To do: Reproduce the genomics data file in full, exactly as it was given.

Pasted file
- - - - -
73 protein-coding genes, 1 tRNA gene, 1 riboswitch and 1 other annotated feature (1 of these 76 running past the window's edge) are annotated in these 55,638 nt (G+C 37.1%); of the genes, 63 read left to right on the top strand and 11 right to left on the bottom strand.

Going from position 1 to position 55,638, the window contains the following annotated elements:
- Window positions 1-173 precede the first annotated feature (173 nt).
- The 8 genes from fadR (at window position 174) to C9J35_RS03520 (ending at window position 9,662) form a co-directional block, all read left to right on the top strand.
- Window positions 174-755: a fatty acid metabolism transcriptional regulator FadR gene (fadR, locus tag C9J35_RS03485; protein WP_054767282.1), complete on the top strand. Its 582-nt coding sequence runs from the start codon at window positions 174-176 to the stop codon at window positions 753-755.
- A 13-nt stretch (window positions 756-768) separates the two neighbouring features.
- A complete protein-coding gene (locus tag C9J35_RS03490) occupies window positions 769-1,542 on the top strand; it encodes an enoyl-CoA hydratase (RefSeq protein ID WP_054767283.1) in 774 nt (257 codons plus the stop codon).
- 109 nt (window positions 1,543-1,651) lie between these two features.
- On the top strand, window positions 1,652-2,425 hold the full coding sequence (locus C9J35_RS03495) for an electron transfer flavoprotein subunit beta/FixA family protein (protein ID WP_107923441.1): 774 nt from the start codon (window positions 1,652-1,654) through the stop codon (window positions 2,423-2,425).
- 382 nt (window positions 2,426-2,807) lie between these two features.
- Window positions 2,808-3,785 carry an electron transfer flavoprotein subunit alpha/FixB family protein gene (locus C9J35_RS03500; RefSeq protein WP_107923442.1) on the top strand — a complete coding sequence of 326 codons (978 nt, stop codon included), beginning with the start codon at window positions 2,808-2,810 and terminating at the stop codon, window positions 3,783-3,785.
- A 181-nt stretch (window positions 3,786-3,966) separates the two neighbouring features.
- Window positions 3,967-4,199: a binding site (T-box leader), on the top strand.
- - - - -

73 protein-coding genes, 1 tRNA gene, 1 riboswitch and 1 other annotated feature (1 of these 76 running past the window's edge) are annotated in these 55,638 nt (G+C 37.1%); of the genes, 63 read left to right on the top strand and 11 right to left on the bottom strand.

Going from position 1 to position 55,638, the window contains the following annotated elements:
- Window positions 1-173 precede the first annotated feature (173 nt).
- The 8 genes from fadR (at window position 174) to C9J35_RS03520 (ending at window position 9,662) form a co-directional block, all read left to right on the top strand.
- Window positions 174-755: a fatty acid metabolism transcriptional regulator FadR gene (fadR, locus tag C9J35_RS03485; protein WP_054767282.1), complete on the top strand. Its 582-nt coding sequence runs from the start codon at window positions 174-176 to the stop codon at window positions 753-755.
- A 13-nt stretch (window positions 756-768) separates the two neighbouring features.
- A complete protein-coding gene (locus tag C9J35_RS03490) occupies window positions 769-1,542 on the top strand; it encodes an enoyl-CoA hydratase (RefSeq protein ID WP_054767283.1) in 774 nt (257 codons plus the stop codon).
- 109 nt (window positions 1,543-1,651) lie between these two features.
- On the top strand, window positions 1,652-2,425 hold the full coding sequence (locus C9J35_RS03495) for an electron transfer flavoprotein subunit beta/FixA family protein (protein ID WP_107923441.1): 774 nt from the start codon (window positions 1,652-1,654) through the stop codon (window positions 2,423-2,425).
- 382 nt (window positions 2,426-2,807) lie between these two features.
- Window positions 2,808-3,785 carry an electron transfer flavoprotein subunit alpha/FixB family protein gene (locus C9J35_RS03500; RefSeq protein WP_107923442.1) on the top strand — a complete coding sequence of 326 codons (978 nt, stop codon included), beginning with the start codon at window positions 2,808-2,810 and terminating at the stop codon, window positions 3,783-3,785.
- A 181-nt stretch (window positions 3,786-3,966) separates the two neighbouring features.
- Window positions 3,967-4,199: a binding site (T-box leader), on the top strand.